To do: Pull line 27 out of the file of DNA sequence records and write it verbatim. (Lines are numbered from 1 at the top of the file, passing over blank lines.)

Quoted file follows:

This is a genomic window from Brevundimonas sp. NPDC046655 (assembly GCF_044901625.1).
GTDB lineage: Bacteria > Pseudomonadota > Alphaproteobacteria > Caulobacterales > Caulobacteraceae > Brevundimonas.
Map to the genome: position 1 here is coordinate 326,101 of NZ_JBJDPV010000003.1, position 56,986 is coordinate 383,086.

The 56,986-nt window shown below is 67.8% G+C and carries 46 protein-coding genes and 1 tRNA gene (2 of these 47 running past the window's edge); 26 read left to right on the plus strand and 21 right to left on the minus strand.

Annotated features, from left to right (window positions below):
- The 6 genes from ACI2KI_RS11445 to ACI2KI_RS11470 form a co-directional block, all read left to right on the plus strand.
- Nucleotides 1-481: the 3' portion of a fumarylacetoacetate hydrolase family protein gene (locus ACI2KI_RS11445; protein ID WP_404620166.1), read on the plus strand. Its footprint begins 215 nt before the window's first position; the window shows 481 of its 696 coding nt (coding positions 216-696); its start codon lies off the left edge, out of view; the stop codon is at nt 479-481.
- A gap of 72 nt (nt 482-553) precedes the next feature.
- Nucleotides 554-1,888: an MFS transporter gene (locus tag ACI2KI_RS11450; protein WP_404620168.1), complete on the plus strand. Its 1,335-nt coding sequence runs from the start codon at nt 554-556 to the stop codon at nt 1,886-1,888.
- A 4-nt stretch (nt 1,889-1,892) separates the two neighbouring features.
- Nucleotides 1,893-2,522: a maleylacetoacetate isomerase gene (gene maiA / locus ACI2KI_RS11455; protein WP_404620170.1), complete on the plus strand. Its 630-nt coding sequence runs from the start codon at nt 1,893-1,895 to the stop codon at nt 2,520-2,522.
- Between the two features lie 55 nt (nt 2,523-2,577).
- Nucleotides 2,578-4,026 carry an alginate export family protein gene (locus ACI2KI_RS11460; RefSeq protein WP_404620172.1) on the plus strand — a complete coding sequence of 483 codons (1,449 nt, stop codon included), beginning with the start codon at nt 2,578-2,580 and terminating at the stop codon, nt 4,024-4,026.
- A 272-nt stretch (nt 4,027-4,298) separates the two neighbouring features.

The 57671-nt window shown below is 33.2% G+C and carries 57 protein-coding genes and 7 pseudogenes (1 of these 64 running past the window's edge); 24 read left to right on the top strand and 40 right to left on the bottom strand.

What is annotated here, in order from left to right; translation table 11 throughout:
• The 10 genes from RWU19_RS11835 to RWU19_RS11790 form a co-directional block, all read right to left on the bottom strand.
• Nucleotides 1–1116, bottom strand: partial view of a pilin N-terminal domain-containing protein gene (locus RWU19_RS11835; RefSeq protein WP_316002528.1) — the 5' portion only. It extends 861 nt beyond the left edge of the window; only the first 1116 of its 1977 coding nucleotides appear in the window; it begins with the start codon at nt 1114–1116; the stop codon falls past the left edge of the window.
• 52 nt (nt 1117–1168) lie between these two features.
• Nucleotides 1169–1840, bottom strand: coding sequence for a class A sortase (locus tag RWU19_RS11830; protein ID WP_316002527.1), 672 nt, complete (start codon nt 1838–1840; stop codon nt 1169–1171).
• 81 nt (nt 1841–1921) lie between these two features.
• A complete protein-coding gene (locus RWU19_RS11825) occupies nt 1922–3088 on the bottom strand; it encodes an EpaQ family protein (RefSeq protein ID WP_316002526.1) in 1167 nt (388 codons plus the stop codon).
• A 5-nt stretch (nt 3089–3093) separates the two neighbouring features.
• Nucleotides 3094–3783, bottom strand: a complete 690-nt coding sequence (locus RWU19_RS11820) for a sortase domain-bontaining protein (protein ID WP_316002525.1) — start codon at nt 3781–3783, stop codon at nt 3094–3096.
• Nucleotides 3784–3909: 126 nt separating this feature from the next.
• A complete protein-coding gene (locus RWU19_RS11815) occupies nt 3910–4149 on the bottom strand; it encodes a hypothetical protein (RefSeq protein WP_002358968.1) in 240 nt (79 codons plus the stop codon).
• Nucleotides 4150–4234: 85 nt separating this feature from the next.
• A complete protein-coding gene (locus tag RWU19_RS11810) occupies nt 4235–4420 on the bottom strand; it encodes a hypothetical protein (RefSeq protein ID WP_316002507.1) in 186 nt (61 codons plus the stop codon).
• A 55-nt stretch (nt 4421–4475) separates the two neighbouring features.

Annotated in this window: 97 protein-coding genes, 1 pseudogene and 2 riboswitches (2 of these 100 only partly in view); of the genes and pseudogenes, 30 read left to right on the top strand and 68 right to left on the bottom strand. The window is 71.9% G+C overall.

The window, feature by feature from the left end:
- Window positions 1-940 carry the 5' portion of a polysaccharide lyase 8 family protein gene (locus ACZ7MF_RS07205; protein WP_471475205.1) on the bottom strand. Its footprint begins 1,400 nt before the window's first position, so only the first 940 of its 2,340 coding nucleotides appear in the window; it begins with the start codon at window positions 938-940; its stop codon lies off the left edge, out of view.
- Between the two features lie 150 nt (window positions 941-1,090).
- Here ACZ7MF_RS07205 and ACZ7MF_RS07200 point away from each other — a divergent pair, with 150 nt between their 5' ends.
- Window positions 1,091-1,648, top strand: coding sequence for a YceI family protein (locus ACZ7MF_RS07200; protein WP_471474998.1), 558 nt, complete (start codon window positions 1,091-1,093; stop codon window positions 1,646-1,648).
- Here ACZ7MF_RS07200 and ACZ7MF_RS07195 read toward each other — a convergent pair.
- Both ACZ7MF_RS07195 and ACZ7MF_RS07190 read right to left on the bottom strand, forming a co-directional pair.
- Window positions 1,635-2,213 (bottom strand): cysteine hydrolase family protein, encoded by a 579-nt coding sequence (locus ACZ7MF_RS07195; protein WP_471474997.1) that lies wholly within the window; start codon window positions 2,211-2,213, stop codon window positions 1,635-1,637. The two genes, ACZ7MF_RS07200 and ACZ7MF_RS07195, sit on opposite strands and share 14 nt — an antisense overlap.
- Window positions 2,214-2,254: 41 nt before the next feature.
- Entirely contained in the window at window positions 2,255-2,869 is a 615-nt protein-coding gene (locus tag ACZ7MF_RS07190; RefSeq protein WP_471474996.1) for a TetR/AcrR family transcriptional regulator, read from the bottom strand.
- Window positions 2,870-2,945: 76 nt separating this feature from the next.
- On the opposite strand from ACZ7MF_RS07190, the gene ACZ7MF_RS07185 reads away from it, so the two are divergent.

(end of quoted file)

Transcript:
• Nucleotides 4150–4234: 85 nt separating this feature from the next.